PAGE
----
After a recent guest lecture, one of the students approached me afterwards and asked me for advice about leadership and management. She was about to become a first-time manager and leader for a six-person team. Later, she emailed me about the same topic. Below is my reply to her.
"Simply because you care about these issues of true leadership and are willing to study, think, and put forth the effort to become a good leader, immediately places you in a favorable position. You will succeed, almost certainly, as a natural consequence. But, whatever advice you take or book you read, ask yourself, "Do I serve those I lead, or do those I lead serve me?" It's a pretty simple question that boils everything extraneous about leadership and management away.
You mentioned to me twice, once in our conversation and again in your email, that you wanted to be "respected." Exercise caution in your pursuit of that goal because it can quickly become motivated by pride and ego. The more you pursue respect from those you lead, the less likely you are to find it. Instead, exercise the behaviors which engender respect-- such as competence in your job, mutual respect for others, courage, a healthy lifestyle, creativity, integrity, humor, and honesty-- and let respect flow to you naturally, if it so chooses. Abraham Lincoln was a prime example of someone who was routinely insulted by those that he led, notably members of his appointed Cabinet and commanders of the Union Army. He would tolerate unbelievable levels disrespect from both groups, as long as he felt that their overall value to the mission overshadowed their insults against him. However, he had his limits of tolerance and would take swift action to remove people from the team when their impact on the mission became undeniably negative. Be watchful when yearning for "respect" from those you lead. It's a subtle and common road to hardship for many new leaders and managers.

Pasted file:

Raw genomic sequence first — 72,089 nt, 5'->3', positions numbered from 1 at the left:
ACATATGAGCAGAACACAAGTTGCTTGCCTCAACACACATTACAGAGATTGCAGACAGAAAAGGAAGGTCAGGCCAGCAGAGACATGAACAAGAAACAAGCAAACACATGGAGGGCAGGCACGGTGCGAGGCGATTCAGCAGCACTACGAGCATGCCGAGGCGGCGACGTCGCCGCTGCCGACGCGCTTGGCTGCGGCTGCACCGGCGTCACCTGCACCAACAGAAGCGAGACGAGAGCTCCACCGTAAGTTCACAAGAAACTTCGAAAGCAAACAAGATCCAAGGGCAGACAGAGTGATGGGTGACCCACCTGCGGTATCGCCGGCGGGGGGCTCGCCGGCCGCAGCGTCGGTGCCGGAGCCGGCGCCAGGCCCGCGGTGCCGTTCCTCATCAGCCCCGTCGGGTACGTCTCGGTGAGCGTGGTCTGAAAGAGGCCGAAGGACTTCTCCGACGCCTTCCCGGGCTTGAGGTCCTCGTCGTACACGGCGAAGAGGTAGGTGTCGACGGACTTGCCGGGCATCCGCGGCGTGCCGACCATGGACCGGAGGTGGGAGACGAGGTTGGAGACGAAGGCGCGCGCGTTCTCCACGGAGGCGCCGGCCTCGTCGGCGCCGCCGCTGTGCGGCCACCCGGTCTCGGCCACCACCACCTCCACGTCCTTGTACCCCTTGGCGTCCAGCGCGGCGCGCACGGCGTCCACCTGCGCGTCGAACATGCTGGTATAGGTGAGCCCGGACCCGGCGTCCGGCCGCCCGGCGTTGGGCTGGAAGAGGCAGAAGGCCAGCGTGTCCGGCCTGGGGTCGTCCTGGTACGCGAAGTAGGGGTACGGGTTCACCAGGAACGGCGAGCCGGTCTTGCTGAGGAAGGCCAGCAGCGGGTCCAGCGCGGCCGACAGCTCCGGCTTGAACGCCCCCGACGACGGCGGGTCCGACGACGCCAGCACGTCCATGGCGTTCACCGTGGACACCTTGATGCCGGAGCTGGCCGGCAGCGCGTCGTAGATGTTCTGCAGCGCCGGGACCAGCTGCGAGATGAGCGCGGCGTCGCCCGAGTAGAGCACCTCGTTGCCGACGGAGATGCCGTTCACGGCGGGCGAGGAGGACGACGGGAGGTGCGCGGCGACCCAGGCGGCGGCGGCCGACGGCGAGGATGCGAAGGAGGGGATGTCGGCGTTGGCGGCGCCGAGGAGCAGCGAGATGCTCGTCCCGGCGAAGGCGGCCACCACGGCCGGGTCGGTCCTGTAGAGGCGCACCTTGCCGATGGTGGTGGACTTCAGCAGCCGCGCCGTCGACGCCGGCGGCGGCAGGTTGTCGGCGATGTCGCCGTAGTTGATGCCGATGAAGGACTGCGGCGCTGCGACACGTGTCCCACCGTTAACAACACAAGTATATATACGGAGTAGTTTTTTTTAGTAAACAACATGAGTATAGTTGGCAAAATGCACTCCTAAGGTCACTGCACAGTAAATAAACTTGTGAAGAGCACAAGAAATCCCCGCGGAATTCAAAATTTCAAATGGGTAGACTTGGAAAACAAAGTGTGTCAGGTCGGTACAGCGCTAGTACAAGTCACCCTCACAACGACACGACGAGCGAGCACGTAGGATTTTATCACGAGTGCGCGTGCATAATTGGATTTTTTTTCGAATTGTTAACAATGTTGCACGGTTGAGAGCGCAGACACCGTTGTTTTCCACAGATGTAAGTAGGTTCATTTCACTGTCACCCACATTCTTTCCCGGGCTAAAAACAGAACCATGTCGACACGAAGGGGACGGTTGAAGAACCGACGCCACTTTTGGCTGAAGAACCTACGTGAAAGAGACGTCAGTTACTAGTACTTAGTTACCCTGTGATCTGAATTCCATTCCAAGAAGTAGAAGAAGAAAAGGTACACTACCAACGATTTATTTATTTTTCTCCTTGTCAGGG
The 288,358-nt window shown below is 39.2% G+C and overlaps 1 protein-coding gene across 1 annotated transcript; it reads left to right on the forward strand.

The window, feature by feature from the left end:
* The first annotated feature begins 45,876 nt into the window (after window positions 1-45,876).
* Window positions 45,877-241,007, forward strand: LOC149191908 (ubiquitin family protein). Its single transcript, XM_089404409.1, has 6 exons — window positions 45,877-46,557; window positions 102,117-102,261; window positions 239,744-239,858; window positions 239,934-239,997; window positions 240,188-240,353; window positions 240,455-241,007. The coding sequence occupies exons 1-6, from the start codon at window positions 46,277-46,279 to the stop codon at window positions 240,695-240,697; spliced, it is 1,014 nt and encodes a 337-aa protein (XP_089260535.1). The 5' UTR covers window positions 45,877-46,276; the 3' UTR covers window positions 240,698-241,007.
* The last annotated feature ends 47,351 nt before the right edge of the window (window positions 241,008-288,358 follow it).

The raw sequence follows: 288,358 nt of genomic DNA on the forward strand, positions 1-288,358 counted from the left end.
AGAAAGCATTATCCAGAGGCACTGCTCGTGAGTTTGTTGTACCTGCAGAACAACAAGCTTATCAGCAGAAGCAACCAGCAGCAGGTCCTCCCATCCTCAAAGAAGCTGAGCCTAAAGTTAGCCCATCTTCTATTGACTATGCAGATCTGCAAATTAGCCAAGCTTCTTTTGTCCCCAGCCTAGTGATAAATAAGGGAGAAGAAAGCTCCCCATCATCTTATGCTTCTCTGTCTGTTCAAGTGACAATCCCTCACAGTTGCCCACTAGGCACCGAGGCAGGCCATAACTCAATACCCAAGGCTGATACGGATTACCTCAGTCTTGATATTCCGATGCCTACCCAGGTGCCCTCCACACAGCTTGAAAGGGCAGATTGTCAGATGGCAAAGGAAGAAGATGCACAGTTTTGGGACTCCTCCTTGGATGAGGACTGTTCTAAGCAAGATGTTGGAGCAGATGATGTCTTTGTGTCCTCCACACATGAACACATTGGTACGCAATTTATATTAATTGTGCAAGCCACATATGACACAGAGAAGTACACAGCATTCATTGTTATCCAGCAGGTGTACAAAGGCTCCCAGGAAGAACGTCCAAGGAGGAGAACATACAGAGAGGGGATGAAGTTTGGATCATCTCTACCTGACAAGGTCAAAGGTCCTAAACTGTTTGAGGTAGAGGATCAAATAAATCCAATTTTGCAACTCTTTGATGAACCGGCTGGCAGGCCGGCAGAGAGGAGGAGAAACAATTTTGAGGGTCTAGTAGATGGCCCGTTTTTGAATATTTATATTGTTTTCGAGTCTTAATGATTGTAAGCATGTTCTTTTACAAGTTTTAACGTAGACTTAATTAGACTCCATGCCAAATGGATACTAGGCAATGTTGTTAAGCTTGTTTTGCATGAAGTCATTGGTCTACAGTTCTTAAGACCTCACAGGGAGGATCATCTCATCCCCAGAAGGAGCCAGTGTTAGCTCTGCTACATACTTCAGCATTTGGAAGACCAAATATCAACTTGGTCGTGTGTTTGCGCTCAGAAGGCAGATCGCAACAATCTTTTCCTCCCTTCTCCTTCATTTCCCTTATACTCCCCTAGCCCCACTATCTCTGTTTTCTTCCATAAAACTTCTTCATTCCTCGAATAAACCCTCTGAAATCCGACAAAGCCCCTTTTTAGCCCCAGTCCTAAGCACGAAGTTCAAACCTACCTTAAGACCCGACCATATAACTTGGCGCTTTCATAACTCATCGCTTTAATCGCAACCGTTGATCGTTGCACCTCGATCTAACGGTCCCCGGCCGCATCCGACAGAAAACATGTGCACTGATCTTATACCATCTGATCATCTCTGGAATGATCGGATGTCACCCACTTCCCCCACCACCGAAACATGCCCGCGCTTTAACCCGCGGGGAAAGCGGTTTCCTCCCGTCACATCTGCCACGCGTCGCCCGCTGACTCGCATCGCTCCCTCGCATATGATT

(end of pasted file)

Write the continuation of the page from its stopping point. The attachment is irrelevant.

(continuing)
From the perspective of traditional text books on leadership and management, my favorite books are "The Leadership Challenge", by Kouzes and Posner; "First, Break All the Rules: What the World's Greatest Managers Do Differently" by Buckingham and Coffman; and "The Toyota Way", by Jeff Liker. These books helped me realize that I wasn't crazy after all-- at least on issues of leadership and management. The philosophies which seemed so obvious to me, but so contrary to much of corporate America, were, in fact, what most employees hoped for from their business managers and leaders. These books gave me the courage to stand comfortably in the winds of opposition, oftentimes from my peers and occasionally from my supervisors.
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